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might unlock some votes in the House,

where the bills seem to face stronger op-

position. Casino operators have also spoken

out against bills that authorize Fantasy

Sports betting without the operators sub-

mitting to the same rigorous vetting process

that casinos are subjected to.

Quebec Moves

to Block Online Access

to Illegal Unlicensed

i-Gaming Operators

Provincial i-gaming website

Espacejeux is operated by Loto-Quebec,

the authorized operator of online gaming

in Quebec. Lawmakers are taking action

to prevent illegal online gaming requiring

Internet service providers (ISPs) to block

consumer access to all major gambling sites

except Espacejeux.

Michigan Lottery Inter-

net Lottery Sales have

Mushroomed along with

the Number of Players

Using their Smartphones

and Personal Computers to Play

At the outset there were about 86,000

players who registered with the state

for the Internet games. The number of

players has grown by over 300% to about

322,000 players. The increased Internet

betters have pumped $147 million ad-

ditional dollars into state coffers with $14

million of that going to Michigan schools.

And the Lottery Bureau is predicting

those numbers will increase over the next

eight years to an additional $480 million.

Rep. Andy Schor says

“If they’re going to

play anyway, we should probably regulate it

and we should probably grab some tax dol-

lars off of it. I think that people can gamble

if they want to gamble.”

Nevada Gambling Regulators Approve

New Fantasy Sports Model

The New Fantasy Sports gambling plat-

form approved by Nevada regulators will

further blur the lines between traditional

sports betting and fantasy sports contests,

an industry that insists its games are not

gambling in the face of legal challenges

across the country. Several states over

the past year have challenged the fantasy

sports industry, which first drew wide-

spread scrutiny last year amid a flurry

of advertising that promised the savviest

sports fans millions of dollars in payouts.

The industry has lobbied states to approve

laws that would allow them to operate

without legal ambiguity.

Not much Accomplished

at Fantasy Sports Inaugural

Congressional Hearing

The major DFS operators and sports

leagues refused to participate. The informa-

tional hearing, no legislation has been in-

troduced, was largely void of the fireworks

and theatrics some had expected. Rep.

Pallone still took the opportunity to blast

FanDuel and DraftKings as hypocrites.

He asked how the two operators, which

comprise 95 percent of the DFS market,

could maintain their stance that daily

fantasy sports is distinguishably different

than prohibited forms of sports gambling,

even as they apply for gambling licenses in

the United Kingdom.

“What is DraftKings’

rationale for getting a gambling license in

the U.K. if they say daily fantasy sports is not

gambling? How do they justify this?”

The United States Conference of

Mayors (USCM) Approves a Resolution

that Backs Sports Betting

The USCM represents 1,407 US cities that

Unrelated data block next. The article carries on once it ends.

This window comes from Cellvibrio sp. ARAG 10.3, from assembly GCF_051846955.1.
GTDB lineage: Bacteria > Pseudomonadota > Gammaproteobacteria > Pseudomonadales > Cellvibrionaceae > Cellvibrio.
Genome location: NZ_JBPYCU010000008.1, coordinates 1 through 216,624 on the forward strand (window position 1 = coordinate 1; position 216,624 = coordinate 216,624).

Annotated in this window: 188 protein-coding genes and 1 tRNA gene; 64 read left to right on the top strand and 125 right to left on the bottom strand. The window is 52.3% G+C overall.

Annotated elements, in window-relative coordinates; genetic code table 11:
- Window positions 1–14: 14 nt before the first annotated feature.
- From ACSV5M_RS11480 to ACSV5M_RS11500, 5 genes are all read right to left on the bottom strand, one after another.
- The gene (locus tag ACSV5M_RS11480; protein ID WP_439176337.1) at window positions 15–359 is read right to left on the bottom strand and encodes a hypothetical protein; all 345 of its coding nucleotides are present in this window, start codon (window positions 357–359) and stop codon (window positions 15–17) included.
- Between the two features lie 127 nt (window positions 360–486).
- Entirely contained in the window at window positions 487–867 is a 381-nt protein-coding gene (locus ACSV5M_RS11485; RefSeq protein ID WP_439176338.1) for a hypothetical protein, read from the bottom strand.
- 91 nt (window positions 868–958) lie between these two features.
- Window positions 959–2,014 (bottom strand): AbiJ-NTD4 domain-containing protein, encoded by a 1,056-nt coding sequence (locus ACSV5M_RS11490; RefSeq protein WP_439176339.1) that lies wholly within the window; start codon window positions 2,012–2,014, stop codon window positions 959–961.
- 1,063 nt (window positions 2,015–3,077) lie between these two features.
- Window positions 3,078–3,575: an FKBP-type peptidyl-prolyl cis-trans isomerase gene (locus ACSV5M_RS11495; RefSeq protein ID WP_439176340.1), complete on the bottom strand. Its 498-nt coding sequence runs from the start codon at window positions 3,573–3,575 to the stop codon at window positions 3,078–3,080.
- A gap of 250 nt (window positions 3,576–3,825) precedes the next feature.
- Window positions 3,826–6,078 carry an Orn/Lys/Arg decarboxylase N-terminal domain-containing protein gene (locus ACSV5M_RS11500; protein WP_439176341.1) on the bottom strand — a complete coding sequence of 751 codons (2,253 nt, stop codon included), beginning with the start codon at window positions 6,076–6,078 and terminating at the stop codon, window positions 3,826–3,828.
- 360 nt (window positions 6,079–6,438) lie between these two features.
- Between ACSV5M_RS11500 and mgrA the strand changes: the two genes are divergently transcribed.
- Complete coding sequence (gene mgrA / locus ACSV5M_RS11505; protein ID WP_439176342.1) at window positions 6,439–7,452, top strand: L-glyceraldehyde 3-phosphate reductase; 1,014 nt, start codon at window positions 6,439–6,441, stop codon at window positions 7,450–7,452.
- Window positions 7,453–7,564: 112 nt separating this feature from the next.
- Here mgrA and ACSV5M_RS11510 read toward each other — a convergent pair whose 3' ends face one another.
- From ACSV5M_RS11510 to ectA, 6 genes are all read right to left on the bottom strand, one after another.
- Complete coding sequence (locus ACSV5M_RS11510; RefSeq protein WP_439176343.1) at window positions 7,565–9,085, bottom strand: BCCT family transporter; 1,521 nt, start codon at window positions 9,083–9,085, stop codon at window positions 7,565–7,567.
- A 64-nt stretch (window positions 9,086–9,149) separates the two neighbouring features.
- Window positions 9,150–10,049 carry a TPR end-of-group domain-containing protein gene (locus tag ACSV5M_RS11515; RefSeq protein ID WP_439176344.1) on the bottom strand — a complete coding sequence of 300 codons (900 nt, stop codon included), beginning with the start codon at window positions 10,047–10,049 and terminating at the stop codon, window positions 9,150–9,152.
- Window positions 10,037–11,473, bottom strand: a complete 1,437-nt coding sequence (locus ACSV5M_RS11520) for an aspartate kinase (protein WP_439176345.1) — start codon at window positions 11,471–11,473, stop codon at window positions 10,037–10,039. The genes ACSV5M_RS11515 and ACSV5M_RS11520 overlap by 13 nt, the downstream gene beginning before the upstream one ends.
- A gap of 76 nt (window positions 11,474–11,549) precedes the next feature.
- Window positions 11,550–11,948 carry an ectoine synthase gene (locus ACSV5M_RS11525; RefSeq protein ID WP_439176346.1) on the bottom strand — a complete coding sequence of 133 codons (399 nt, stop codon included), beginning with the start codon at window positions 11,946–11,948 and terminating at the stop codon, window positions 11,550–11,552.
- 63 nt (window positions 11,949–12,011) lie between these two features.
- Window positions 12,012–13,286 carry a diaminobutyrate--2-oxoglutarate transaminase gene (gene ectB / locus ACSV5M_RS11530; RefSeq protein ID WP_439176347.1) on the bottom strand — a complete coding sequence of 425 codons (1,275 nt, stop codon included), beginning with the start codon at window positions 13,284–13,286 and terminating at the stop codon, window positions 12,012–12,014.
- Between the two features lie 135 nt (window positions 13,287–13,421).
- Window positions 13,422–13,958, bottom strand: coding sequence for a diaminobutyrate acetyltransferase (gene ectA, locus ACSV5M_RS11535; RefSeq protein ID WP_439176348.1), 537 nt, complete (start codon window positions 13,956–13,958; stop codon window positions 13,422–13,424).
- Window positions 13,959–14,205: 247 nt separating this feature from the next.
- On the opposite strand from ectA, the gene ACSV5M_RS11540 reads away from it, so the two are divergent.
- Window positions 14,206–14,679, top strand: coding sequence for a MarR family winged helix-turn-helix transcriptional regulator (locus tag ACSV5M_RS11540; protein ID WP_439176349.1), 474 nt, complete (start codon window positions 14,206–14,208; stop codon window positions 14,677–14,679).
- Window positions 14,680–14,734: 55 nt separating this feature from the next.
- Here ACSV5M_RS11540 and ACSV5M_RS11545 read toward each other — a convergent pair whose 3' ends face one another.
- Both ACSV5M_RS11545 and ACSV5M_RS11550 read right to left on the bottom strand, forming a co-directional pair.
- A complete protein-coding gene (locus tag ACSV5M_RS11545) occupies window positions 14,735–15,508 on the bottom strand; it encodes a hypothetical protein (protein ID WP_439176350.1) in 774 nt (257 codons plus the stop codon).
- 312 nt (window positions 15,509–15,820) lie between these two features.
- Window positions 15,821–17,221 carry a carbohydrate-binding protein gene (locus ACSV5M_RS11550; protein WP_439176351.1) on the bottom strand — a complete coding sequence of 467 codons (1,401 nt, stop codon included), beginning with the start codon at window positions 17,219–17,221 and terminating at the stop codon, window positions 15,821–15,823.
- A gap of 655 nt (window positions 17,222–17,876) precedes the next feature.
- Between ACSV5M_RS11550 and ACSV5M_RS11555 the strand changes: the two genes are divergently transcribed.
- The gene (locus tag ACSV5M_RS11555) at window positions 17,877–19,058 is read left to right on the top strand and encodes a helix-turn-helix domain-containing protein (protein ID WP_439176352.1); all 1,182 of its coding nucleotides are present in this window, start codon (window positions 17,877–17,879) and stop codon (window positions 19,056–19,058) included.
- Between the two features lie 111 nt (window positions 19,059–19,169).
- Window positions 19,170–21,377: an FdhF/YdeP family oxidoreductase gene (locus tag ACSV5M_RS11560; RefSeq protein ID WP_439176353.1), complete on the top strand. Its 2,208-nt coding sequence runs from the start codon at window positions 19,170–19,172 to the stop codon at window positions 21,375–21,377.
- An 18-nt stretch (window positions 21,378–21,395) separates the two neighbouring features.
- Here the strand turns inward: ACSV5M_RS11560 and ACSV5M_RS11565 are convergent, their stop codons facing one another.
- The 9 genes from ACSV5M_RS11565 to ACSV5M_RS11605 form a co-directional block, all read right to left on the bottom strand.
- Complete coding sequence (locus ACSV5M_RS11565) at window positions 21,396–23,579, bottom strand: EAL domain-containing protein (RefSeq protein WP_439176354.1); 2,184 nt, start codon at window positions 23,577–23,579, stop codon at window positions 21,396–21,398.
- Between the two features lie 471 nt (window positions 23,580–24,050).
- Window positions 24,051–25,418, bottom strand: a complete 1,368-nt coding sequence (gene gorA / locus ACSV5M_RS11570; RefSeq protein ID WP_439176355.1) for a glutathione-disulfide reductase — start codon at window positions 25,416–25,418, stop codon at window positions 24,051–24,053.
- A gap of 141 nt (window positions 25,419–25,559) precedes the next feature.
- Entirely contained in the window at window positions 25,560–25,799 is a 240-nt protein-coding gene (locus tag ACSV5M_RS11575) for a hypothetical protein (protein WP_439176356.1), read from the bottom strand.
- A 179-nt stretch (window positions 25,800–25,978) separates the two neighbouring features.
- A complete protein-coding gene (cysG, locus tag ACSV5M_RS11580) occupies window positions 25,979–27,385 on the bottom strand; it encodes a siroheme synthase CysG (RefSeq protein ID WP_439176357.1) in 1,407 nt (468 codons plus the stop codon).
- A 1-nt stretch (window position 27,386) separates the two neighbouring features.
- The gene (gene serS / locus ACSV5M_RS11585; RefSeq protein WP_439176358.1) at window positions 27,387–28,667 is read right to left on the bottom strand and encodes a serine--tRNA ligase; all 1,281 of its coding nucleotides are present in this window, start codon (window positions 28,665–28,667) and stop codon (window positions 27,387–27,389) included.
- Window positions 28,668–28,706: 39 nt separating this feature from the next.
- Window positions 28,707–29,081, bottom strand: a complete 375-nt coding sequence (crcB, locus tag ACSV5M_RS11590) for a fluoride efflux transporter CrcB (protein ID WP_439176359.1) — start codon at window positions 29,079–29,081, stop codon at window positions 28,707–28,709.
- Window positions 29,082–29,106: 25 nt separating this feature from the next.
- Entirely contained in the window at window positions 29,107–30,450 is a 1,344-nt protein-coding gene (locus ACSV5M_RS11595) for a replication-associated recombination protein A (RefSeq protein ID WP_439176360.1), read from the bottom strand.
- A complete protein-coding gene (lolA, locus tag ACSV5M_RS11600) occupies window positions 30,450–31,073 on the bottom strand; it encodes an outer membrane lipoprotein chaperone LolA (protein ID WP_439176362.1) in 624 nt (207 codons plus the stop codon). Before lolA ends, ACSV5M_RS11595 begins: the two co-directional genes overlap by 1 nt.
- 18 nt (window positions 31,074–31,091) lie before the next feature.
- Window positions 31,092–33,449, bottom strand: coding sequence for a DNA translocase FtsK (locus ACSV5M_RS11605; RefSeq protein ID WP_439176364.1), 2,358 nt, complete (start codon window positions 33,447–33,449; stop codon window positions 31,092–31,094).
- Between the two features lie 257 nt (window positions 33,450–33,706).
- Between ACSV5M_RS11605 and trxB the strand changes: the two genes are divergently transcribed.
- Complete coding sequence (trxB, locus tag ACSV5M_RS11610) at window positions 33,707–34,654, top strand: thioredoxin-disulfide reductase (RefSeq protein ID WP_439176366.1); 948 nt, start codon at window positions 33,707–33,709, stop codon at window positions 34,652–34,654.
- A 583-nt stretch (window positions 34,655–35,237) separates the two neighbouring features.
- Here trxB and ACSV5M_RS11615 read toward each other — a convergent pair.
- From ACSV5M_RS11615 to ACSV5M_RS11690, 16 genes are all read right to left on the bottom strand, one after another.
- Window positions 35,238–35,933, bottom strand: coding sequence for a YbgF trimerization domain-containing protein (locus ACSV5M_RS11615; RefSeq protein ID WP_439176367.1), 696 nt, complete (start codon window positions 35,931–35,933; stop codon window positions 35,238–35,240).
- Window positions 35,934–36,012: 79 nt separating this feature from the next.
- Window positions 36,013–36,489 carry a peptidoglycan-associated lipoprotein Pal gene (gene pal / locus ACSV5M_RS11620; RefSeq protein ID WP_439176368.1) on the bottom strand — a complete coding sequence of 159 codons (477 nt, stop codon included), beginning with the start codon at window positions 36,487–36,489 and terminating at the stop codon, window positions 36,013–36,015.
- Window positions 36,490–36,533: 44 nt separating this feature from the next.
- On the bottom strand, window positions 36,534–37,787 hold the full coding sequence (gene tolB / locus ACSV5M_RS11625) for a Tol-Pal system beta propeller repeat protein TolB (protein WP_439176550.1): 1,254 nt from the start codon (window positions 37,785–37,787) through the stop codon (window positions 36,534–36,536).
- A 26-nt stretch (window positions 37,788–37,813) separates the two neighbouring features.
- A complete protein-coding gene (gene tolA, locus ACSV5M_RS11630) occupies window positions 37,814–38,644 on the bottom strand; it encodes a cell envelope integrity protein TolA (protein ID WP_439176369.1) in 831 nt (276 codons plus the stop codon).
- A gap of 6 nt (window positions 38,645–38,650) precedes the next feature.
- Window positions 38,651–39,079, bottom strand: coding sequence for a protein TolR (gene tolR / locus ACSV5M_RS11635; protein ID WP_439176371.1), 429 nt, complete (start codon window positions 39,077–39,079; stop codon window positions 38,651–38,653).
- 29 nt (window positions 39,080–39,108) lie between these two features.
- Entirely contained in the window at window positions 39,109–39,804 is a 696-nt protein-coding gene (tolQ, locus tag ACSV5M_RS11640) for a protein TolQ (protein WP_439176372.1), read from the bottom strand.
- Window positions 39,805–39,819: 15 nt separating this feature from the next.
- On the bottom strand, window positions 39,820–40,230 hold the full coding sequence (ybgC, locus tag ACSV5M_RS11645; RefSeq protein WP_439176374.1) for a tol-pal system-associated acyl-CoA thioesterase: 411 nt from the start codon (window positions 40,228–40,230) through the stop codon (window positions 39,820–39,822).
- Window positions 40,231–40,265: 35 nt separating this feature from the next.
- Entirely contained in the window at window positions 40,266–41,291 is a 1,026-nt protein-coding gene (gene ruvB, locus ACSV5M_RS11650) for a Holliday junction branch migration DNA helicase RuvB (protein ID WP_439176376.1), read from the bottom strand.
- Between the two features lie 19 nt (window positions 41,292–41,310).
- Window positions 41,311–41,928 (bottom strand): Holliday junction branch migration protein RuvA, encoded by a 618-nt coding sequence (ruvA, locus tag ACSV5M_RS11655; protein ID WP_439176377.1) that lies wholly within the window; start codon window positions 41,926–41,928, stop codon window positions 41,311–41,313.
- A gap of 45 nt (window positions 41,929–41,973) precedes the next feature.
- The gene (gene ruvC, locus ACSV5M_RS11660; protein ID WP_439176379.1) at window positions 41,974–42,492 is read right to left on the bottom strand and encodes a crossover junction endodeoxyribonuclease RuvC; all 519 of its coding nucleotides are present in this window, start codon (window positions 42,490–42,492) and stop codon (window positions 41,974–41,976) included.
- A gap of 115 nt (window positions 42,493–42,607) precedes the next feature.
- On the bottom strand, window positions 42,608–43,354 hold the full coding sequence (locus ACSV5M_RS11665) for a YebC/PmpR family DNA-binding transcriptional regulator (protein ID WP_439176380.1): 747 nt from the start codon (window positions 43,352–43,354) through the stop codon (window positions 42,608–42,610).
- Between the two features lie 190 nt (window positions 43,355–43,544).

have a population of at least 30,000 people.

“The American Gaming Association esti-

mates that in 2015 alone, Americans placed

nearly $149 billion in illegal sports bets,”

the resolution states.

“Current law is out of

step with public attitudes, as the vast major-

ity of football fans, 65 percent, say legal,

regulated betting will protect the integrity of

the games or have no impact on outcomes.”

In conclusion, the USCM said,


United States Conference of Mayors and the

nation’s Mayors, believe it’s time for a new

approach to sports betting in the United

States that could include strict regulation,

rigorous consumer protections, taxation of

revenues to benefit local communities, and

robust tools and resources for law enforce-

ment to root out illegal sports betting.”

The American Gaming Association’s

(AGA) Convenes Law Enforcement

Leaders to Critique Federal

Prohibition on Sports Betting

More than 30 law enforcement leaders

from across the country gathered at the

American Gaming Association’s (AGA)

first-ever Law Enforcement Summit.


illegal sports betting market is a growing

problem and no group is more credible in

carrying that message and identifying a

solution than members of law enforcement,”

said Geoff Freeman, president and CEO

of the AGA.

“This Summit highlighted that

the illegal sports betting market funds large

criminal enterprises and fails to protect the

integrity of the sports we all love. It’s time

for a modernized approach that will support

law enforcement around the country.”

Based on input from the Summit, the

AGA’s Illegal Gambling Advisory Board

will author an after-action report that will

serve as a guide for stakeholders—includ-

ing policymakers, regulators and sports

leagues—to develop potential solutions.

“The reality is that illegal sports betting is a

growing and dangerous problem; the scope is

massive—hundreds of billions of dollars—

and shows up on every street corner,”

said Ed

Davis, former police commissioner of the

City of Boston and a member of AGA’s

Illegal Gambling Advisory Board.


need to look at the utility of a regulated,

transparent sports betting market. Let’s face

it, demand is only rising. Consumers would

rather do this in a regulated market that

provides consumer protections, integrity of the

game, and I would rather have certainty and

transparency. It’s easier to maintain public

safety in that type of environment.”